Monthly Archives: August 2013

Braid

Braid was a very interesting game. At first it is reminiscent of the old Super Mario games. Like Mario Braid is a 2-dimensional platform game. The first noticeable difference between the two games is the artistry within braid. It is a much more vivid world than Super Mario. Other than the visuals the game plays […] Continue reading

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Braid (the game, not the hair)

First off, you should know I am only kind of a gamer. ”Kind of” meaning playing Lego LOTR with one of my little brothers and CoD with the other one. Zero experience with computer games. So playing Braid was . . . different (and difficult). I found the music and the artistic look of the entire […] Continue reading

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Battling Braid

Starting off playing Braid, it was fairly reminiscent of the original Super Mario Bros games. Sure, it’s a more animated, up to date version, but the basic concept appeared the same. You maneuver through this alternate 2D world by walking left and right, jumping on little enemies and collecting pieces on your way to saving […] Continue reading

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Satirizing Art, Religion, and Politics

Blake’s inscription, “Israel delivered from Egypt is Art delivered from Nature & Imitation,” is just one of many nonsensical phrases scrawled onto “The Laocoon.” When examined in the context of Reynolds’ Discourse of Art, it becomes clear that Blake is using “The Laocoon” to satirize Reynolds. In Discourse of Art, Reynolds claims “a mere copier […] Continue reading

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Thinking Outside the Box (of Imitation and Nature)

One of the things I have loved the most about Blake in my first few days of encountering his work is the constant not only opportunity, but obligation he offers his readers for interpretation. Moreover, it is not enough for Blake to simply force you to consider and offer possible interpretations of his works; he […] Continue reading

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Deforming Great Art

The analogy “Israel deliverd from Egypt is Art deliverd from Nature & Imitation” is about slavery and deliverance in relation to art. Blake is saying that an artist who imitates other artists or nature is enslaved. I think this print is as much about the reception of art as its creation because Blake wants us […] Continue reading

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Genius in Captivity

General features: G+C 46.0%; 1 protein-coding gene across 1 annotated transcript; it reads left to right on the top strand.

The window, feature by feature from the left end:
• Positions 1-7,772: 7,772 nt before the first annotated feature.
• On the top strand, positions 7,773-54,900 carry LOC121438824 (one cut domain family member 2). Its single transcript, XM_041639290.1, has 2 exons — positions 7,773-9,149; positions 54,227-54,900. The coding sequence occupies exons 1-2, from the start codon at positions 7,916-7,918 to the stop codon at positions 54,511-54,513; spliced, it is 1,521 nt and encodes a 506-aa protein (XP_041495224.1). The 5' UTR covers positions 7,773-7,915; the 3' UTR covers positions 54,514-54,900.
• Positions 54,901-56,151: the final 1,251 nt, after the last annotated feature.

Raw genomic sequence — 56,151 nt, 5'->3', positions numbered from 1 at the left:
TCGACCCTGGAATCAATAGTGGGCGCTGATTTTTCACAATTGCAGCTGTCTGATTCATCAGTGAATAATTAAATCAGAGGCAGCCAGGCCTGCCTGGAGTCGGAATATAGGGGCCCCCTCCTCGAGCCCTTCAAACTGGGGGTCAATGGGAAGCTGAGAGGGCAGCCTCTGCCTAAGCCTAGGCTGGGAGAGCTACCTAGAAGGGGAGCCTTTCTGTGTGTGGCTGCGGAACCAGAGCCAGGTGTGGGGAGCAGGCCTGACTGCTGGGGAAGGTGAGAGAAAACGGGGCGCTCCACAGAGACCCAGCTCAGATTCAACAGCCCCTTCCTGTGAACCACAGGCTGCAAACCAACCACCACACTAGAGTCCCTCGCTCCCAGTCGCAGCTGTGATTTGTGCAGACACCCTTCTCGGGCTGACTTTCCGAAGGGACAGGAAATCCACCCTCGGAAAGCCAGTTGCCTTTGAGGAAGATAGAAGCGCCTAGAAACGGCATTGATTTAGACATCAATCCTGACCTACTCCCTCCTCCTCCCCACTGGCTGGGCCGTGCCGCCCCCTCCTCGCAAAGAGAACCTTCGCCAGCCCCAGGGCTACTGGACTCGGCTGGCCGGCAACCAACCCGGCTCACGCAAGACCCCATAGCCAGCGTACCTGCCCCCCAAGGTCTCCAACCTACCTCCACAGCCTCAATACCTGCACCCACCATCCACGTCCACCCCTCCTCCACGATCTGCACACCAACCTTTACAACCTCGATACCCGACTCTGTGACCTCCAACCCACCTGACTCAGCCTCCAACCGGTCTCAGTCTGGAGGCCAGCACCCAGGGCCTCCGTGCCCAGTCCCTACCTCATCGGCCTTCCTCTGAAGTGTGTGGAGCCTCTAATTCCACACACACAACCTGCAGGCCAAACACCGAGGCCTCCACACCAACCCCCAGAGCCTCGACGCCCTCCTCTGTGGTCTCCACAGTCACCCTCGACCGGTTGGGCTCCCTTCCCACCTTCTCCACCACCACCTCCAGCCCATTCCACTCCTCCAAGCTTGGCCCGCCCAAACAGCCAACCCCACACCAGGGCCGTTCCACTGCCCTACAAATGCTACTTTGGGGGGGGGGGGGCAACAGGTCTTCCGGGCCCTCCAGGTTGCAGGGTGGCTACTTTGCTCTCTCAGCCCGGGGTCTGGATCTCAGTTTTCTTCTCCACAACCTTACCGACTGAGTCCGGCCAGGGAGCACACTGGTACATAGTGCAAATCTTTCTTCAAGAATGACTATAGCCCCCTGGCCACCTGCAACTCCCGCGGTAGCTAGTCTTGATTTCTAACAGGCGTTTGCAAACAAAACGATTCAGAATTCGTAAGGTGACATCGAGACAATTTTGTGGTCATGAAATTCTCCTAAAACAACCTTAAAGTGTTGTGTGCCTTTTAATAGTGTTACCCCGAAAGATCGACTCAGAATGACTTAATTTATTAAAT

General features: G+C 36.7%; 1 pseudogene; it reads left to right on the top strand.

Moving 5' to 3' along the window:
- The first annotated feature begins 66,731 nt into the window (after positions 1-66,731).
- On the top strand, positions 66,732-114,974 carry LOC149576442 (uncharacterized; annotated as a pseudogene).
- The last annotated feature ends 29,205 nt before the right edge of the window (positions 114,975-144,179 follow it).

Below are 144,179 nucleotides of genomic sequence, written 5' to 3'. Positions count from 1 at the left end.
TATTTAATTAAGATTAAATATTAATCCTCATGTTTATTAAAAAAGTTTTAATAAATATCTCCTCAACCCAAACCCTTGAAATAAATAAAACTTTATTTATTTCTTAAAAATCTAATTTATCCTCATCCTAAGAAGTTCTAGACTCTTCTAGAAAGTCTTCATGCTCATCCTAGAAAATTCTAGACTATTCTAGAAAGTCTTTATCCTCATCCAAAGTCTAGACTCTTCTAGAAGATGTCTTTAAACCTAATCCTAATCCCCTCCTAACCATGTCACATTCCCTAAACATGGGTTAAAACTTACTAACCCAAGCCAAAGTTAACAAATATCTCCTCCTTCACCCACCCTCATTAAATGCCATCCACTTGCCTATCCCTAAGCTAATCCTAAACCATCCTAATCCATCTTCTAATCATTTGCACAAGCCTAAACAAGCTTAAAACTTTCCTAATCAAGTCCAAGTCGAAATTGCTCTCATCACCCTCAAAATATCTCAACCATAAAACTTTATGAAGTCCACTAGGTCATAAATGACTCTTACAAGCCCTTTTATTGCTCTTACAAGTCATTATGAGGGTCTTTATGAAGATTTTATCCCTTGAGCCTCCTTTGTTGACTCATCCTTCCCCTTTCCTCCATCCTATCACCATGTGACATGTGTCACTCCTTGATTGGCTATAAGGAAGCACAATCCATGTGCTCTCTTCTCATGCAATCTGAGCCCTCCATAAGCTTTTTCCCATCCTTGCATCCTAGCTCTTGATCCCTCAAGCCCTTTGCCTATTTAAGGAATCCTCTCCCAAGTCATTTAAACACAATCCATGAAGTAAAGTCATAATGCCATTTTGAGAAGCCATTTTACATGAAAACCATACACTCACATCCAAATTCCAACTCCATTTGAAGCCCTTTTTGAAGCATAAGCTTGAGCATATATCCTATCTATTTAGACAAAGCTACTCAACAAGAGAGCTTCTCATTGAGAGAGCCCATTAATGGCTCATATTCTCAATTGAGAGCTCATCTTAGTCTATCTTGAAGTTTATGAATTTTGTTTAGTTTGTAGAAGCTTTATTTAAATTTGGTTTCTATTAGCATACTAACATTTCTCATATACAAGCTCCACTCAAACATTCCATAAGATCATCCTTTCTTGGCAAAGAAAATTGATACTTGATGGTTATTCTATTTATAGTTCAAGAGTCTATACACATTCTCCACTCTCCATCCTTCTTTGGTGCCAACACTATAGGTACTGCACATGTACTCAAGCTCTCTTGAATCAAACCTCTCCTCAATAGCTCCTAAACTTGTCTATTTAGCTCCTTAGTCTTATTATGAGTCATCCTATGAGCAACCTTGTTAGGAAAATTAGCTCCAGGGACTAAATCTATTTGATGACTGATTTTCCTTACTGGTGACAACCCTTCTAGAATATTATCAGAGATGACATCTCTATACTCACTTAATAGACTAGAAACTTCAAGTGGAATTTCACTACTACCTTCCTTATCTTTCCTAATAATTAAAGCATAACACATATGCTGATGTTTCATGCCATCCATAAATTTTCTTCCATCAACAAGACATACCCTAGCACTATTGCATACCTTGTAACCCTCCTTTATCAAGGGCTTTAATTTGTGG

With Sir Joshua Reynolds leading the dominant opinion on art and poetic genius, Blake faced an idea of genius in bondage. Reynolds’ idea of genius is one of definite limits, one whose purpose lies solely in the perfection of the natural world and the communication of physical experience. Art and genius are to be learned […] Continue reading

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Defining the Poetic Genius

In Blake’s “The Lacoon,” the graffiti artist scrawls on the lower left margin of the image, “Israel deliverd from Egypt is Art deliverd from Nature & Imitation” (352). What does this cryptic analogy imply about Blake’s attitude toward art’s political and religious dimension, especially in the context of his scornful reaction to Sir Joshua Reynold’s […] Continue reading

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Pre-Viking travel

Vikings didn’t find Faroes first (they were 500 years late) By Josephine Lethbridge, The Conversation The Faroe Islands could have been inhabited 500 years earlier than was previously thought, according to a startling archaeological discovery. The islands had been thought to be originally colonised by the Vikings in the 9th century AD. However, dating of […] Continue reading

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Blake’s “And did those feet in ancient times”

Blake’s “Jerusalem” hymn performed by the London Symphany Orchestra at the Royal Wedding of Prince William and Catherine (“Kate”) Middleton, April 2011 Click on this link to see the full poem. Discussion Question: How did a hymn that calls for the radical remaking of England as the New Jerusalem become today a nationalist symbol of the British monarchy, […] Continue reading

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